Boycott Watch
May 26, 2006
Before You Pass Along "Missing Children" Emails, Consider This:
Summary: Do you really know who the information requester is? Most of these emails are not provable or traceable, and some may be sent out by people with bad intent, so the email may be a hoax or the person may have already been found years ago. In either case, you should think twice before forwarding such emails.
    More and more, emails about missing persons are circulating, and people want to do the right thing so they pass the emails along to their friends with the assumption that such emails must always be true and with the intent of helping find someone in trouble. The problem, however, is that without verification, we really do not know what we are forwarding. Since such verification is difficult and time consuming, most people won't verify the facts before forwarding such emails. Let's examine a few email possibilities:

   Scenario 1: An email about a real missing person is sent out that is directly linked to a government agency with a .gov website with detailed information, or the website of a TV station covering the news story. This type of report can reasonably be considered real, but one should at least check the date of the report because it may be outdated.

   Scenario 2: An email about a real missing person is sent out with a photo, a link to dedicated website to track the person, police contact information and a way to send in anonymous sightings. This type of report plausibly real, but should be verified before you take any action since we do no know who really posted the site. Is this a fake website? Is it a fraternity prank? Could the contact be someone who has denied parental contact by a court or has a restraining order? Are the phone numbers real?

   Scenario 3: As a joke, someone creates a missing person email using a friend's photo and emails it. One recipient did not realize who the person in the photo is, and forwards the email to people who have no idea who the "missing person" is, and now the email will circulate around the world indefinitely, interfering with real missing person's reports and possibly real police work, thus preventing actual missing persons to be found.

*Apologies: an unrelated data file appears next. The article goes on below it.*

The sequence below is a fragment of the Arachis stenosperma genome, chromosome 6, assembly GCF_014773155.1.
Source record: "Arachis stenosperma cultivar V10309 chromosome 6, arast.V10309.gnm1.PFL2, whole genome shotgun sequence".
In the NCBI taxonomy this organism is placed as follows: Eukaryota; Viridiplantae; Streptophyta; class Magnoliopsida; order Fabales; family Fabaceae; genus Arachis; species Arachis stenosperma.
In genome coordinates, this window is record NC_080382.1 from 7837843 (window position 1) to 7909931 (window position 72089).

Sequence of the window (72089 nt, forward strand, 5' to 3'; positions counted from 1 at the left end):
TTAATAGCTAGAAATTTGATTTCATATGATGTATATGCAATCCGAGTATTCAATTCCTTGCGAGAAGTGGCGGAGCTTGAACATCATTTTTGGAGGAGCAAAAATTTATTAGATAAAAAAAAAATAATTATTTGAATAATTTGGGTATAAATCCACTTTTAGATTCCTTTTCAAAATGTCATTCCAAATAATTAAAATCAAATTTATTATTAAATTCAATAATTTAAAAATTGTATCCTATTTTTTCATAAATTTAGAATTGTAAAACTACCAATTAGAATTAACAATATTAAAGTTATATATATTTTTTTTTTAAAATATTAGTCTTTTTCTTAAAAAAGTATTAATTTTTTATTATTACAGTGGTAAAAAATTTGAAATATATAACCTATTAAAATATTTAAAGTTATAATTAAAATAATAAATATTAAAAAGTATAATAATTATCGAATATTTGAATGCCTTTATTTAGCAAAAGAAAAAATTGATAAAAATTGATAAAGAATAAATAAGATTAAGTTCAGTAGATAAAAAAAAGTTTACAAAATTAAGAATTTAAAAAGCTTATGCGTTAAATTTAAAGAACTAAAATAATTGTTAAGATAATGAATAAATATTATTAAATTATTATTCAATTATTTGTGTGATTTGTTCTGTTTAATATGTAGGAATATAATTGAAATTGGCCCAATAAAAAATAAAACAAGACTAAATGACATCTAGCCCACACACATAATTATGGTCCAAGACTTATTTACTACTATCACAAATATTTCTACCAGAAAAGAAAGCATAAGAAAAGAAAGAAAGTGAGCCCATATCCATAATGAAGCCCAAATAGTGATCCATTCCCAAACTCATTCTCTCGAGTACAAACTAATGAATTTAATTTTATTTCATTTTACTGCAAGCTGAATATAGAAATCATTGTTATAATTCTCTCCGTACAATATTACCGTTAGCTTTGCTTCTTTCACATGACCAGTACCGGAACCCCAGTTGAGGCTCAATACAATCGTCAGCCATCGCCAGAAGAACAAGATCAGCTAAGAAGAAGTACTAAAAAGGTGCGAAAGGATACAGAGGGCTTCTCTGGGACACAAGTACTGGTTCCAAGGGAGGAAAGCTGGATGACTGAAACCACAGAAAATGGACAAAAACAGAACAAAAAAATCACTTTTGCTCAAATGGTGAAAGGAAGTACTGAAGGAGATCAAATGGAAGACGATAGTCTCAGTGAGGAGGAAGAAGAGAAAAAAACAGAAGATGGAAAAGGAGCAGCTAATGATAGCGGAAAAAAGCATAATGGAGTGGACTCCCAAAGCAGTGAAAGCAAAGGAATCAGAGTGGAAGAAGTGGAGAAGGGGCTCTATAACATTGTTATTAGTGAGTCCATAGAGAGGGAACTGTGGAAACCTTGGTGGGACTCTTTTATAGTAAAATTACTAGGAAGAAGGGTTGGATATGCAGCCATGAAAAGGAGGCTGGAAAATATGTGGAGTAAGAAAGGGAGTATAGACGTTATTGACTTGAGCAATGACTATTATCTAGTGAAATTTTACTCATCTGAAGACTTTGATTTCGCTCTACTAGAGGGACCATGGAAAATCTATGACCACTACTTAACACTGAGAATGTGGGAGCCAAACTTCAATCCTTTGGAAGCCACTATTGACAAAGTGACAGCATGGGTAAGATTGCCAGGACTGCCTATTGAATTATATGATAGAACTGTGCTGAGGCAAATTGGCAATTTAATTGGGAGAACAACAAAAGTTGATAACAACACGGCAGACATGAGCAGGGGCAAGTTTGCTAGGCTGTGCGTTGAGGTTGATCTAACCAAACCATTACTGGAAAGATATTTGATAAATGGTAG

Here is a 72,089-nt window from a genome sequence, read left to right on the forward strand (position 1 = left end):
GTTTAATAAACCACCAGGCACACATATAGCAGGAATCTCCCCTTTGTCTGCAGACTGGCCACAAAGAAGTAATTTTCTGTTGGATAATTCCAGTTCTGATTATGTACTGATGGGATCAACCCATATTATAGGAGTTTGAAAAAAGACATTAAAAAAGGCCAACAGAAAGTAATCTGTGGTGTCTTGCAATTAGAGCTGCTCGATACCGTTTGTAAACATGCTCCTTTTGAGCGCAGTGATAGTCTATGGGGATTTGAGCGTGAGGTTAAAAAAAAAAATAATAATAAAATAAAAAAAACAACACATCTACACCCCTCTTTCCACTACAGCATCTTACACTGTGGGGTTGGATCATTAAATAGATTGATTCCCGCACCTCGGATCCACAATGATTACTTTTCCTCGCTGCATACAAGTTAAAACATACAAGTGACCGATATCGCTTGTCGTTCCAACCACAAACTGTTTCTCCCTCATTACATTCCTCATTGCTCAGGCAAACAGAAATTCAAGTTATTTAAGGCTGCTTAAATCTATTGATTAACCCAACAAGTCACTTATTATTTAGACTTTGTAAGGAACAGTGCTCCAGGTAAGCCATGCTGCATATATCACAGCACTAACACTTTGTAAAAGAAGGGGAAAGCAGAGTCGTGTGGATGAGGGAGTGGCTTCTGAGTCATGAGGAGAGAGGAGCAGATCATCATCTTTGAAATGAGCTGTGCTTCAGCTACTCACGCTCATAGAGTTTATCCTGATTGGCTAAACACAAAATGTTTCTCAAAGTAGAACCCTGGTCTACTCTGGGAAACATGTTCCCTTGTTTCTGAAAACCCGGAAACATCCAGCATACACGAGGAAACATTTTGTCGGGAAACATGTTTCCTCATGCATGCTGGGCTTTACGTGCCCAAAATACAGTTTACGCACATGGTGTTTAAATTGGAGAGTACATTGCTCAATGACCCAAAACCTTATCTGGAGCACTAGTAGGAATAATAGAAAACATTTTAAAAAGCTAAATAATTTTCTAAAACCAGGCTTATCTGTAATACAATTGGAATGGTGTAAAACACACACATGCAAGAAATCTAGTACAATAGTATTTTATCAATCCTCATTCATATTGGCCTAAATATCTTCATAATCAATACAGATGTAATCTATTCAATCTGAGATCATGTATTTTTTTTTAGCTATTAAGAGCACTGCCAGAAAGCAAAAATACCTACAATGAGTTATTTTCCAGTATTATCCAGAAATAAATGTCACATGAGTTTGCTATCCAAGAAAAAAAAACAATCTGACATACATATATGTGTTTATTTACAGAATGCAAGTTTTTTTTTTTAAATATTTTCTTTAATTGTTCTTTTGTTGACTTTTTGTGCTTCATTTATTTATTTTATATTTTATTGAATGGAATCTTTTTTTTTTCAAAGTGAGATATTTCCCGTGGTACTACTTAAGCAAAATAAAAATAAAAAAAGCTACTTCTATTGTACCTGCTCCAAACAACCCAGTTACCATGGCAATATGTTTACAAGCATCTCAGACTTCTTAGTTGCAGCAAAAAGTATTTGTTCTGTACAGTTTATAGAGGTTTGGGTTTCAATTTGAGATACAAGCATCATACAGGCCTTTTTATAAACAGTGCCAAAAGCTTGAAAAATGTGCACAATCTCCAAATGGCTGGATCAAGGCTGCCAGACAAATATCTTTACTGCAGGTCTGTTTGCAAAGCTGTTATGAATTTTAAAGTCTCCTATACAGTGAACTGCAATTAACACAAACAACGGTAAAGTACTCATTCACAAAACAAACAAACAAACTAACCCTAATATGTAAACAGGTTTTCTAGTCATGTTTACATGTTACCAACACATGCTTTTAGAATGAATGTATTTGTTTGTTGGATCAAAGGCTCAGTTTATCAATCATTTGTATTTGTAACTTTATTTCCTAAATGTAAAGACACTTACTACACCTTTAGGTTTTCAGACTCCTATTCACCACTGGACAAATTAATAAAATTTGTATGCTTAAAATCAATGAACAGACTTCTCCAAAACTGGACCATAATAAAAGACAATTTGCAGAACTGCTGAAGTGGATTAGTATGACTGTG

Scenario 4: A real missing persons report is sent via email claiming a person is missing for two weeks, but the email may not be dated and because there is no website to confirm the email, the email circulates years after the person has been found.

   Scenario 5: Someone may be fishing for information to discover the whereabouts of someone who has ran away for their own safety, or is perhaps under law enforcement protection, thus passing along information to the sender may lead to serious bodily harm or even murder.

   Those are just some of the possibilities to consider. While there are few easily verifiable missing person report emails and many more possibilities the emails are hoaxes or outdated, it is advisable not to send out sighting information to any contact listed in the email. The contact information listed may be that of a known felon. Any information you wish to report about a missing person should only be given to bona fide law enforcement personnel, and when doing so, always document the badge number of the officer you spoke to. It is advisable to work with your local police department and have them pass along the information, thus allowing the police to verify who is receiving the information you have.

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 ©2006 Boycott Watch